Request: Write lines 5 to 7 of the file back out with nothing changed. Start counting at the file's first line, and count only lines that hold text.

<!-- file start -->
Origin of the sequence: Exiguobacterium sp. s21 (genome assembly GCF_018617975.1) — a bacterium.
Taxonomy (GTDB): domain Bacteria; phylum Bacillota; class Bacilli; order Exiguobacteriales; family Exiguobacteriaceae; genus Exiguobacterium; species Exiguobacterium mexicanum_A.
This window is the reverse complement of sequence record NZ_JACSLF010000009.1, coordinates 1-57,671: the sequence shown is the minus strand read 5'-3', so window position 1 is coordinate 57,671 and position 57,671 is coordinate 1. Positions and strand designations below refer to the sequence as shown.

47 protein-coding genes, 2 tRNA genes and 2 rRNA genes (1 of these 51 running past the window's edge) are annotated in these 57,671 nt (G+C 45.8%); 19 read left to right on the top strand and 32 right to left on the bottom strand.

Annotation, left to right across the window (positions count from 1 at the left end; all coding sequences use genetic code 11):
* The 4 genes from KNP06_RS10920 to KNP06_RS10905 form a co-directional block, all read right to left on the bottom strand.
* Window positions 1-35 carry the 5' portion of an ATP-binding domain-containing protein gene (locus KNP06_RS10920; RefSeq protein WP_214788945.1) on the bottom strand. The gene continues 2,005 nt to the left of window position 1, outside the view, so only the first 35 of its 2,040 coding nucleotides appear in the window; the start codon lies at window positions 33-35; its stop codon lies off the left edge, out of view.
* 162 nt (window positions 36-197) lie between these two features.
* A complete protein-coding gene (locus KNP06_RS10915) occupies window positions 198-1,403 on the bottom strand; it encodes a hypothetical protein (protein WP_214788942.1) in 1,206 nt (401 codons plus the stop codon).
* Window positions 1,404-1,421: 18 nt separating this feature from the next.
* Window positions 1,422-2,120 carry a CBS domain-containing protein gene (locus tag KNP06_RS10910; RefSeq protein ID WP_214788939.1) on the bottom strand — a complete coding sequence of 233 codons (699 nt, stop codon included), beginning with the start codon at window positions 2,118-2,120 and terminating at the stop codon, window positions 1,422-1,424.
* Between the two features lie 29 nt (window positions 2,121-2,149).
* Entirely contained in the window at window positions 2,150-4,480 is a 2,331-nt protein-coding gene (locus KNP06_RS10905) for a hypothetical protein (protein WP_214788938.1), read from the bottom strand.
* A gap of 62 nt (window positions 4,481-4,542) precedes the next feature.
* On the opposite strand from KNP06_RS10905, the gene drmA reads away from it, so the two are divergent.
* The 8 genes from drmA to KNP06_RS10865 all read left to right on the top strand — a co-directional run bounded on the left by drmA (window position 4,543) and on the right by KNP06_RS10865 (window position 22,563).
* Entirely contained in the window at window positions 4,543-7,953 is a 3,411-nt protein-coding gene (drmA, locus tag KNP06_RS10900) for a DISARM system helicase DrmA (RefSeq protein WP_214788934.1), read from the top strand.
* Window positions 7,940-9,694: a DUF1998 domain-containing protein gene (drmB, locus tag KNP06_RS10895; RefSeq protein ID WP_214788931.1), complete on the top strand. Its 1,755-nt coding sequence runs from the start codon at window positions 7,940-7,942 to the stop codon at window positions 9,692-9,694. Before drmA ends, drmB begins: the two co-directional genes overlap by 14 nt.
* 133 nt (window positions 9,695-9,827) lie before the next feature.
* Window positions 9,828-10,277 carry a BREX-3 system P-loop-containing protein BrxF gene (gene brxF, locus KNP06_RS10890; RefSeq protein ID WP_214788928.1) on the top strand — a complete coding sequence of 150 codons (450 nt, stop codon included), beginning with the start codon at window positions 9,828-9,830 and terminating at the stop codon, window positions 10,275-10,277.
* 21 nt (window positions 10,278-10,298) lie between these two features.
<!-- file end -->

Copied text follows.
Annotation, left to right across the window (positions count from 1 at the left end; all coding sequences use genetic code 11):
* The 4 genes from KNP06_RS10920 to KNP06_RS10905 form a co-directional block, all read right to left on the bottom strand.
* Window positions 1-35 carry the 5' portion of an ATP-binding domain-containing protein gene (locus KNP06_RS10920; RefSeq protein WP_214788945.1) on the bottom strand. The gene continues 2,005 nt to the left of window position 1, outside the view, so only the first 35 of its 2,040 coding nucleotides appear in the window; the start codon lies at window positions 33-35; its stop codon lies off the left edge, out of view.